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Six Omicron cases found in Scotland as ministers resist calls for tougher rules | Coronavirus


Six cases of the Omicron variant of coronavirus have been confirmed in Scotland, Scottish health officials have said. It trebles the number of cases found around the UK, as ministers face calls for tougher rules on mask use and travel tests.

Four cases were in the Lanarkshire area, with two found in the Greater Glasgow and Clyde area, Scotland’s health department said in a statement. The three cases identified previously had all been in England.

Scotland’s health secretary, Humza Yousaf, said officials would undertake enhanced contact tracing to try to track down the origin of the outbreak, and identify people the six had been in contact with.

The junior UK health minister Edward Argar told BBC Radio 4’s Today programme that the news was not unexpected.

He said: “We’ve been clear since we first knew about this new variant that we would expect to see the number of cases rise, and I think what we’re seeing in Scotland reflects that. That’s in the nature of the virus.”

New restrictions are being imposed this week in an attempt to limit the spread of the variant, first identified in South Africa, which scientists fear could be highly transmissible and might evade some vaccine protections.

Ten southern African countries have been placed on the travel red list, while England has reimposed mandatory mask use for public transport, shops, and for secondary school pupils in communal areas, to begin from Tuesday.

Angela Rayner, Labour’s deputy leader, said masks should be used more generally when people were mixing indoors, arguing that Boris Johnson’s repeated avoidance of wearing a mask had made encouragement and enforcement more difficult.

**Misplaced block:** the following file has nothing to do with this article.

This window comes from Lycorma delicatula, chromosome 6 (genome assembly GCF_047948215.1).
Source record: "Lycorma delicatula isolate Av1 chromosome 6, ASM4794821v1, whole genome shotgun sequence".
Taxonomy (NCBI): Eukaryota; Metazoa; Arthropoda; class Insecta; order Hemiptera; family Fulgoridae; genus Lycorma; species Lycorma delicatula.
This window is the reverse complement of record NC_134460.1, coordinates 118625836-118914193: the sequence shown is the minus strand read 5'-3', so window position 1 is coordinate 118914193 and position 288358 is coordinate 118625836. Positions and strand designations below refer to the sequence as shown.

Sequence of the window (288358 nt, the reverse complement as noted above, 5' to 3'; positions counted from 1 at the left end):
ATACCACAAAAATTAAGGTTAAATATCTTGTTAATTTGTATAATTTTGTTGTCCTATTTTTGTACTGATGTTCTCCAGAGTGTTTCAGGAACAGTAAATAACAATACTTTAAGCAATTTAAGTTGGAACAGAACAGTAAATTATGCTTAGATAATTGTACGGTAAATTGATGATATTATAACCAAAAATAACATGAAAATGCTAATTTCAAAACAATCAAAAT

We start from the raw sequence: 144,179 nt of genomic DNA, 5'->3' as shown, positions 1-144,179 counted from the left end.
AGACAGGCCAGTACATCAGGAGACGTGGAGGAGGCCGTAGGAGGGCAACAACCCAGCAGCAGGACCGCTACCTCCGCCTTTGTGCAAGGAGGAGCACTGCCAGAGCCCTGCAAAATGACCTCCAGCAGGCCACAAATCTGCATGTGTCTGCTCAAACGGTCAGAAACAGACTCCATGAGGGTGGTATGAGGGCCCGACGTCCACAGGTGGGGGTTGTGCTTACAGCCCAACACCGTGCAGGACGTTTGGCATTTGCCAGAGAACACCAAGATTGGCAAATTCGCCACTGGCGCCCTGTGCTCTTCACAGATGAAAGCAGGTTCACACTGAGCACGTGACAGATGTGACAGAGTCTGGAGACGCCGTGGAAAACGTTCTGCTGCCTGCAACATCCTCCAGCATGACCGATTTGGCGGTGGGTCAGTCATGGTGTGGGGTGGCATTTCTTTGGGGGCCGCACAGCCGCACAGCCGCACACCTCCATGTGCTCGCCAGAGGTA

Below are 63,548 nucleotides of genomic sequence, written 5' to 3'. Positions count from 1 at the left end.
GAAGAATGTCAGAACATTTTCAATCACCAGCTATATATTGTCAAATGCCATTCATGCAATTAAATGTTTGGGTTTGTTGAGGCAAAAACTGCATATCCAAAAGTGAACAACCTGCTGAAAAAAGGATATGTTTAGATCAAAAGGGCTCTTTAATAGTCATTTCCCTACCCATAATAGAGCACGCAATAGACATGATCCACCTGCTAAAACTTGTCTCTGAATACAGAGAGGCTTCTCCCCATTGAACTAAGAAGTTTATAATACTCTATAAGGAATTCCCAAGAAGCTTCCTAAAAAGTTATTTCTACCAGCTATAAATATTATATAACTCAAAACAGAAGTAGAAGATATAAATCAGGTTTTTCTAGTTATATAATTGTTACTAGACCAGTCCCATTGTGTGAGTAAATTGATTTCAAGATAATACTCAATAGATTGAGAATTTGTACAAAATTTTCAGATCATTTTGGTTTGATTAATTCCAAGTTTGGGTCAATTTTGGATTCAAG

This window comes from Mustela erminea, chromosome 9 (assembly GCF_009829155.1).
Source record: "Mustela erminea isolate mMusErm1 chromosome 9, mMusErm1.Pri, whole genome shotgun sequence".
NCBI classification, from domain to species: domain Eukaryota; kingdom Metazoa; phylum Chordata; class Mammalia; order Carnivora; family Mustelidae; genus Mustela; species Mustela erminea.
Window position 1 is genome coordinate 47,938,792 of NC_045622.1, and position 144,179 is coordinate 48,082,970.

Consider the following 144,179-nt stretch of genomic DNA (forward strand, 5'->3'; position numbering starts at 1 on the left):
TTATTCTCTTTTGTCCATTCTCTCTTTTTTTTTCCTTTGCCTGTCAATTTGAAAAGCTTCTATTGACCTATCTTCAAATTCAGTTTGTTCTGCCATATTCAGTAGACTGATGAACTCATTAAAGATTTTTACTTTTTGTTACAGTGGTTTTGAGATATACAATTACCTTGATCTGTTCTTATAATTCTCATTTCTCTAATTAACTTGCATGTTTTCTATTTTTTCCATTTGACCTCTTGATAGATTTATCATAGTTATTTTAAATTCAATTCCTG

“We know the prime minister has undermined his own message in the past, but we need clarity so that people can do the right thing,” she told Sky News.

Rayner also repeated Labour’s calls for a resumption of the previous system of people needing a negative Covid test before, rather than two days after, being allowed to travel to the UK. “What we’re saying is that people should have a test before they come into the country – wherever they are they should be tested before they come into the United Kingdom.”

Speaking earlier, Argar confirmed that the government’s vaccines watchdog was expected to set out plans later on Monday for the booster vaccines programme to be rapidly expanded, in an attempt to offer more protection.

The Joint Committee on Vaccination and Immunisation (JCVI) which held an emergency meeting over the weekend, is expected to advise the use of boosters for younger people, and could also recommend a cut in the current six-month wait between second and booster doses, it is understood.

Argar reiterated comments on Sunday by Sajid Javid, the health secretary, that ministers were hopeful that what he called “swift, precautionary steps” would mean no extra measures would be needed to combat the new variant.

Asked if the government might tighten up the rules even further in the next three weeks, the current period in which the new restrictions are in force, Argar told Sky News: “It’s not something I’m anticipating.” Argar said he was “looking forward to a Christmas spent with family and friends”.

Javid has said the restrictions are intended to “buy time” to restrict the spread of Omicron while scientists try to better understand it, and to give an opportunity to expand booster jabs.

Asked on Sky whether the JCVI would expand boosters to all adults over 18, Argar said: “I think that’s what they’re looking at, but I don’t know what they’re going to recommend. I haven’t seen the advice. But we’d expect that within the coming hours.”

Nicola Sturgeon was to hold an emergency briefing on Monday morning after the identification of the six cases. The Scottish first minister was already due to warn people to redouble their efforts to follow physical distancing and mask-wearing guidelines in Scotland, and to make sure they are fully vaccinated, in her speech to a Scottish National party conference later.



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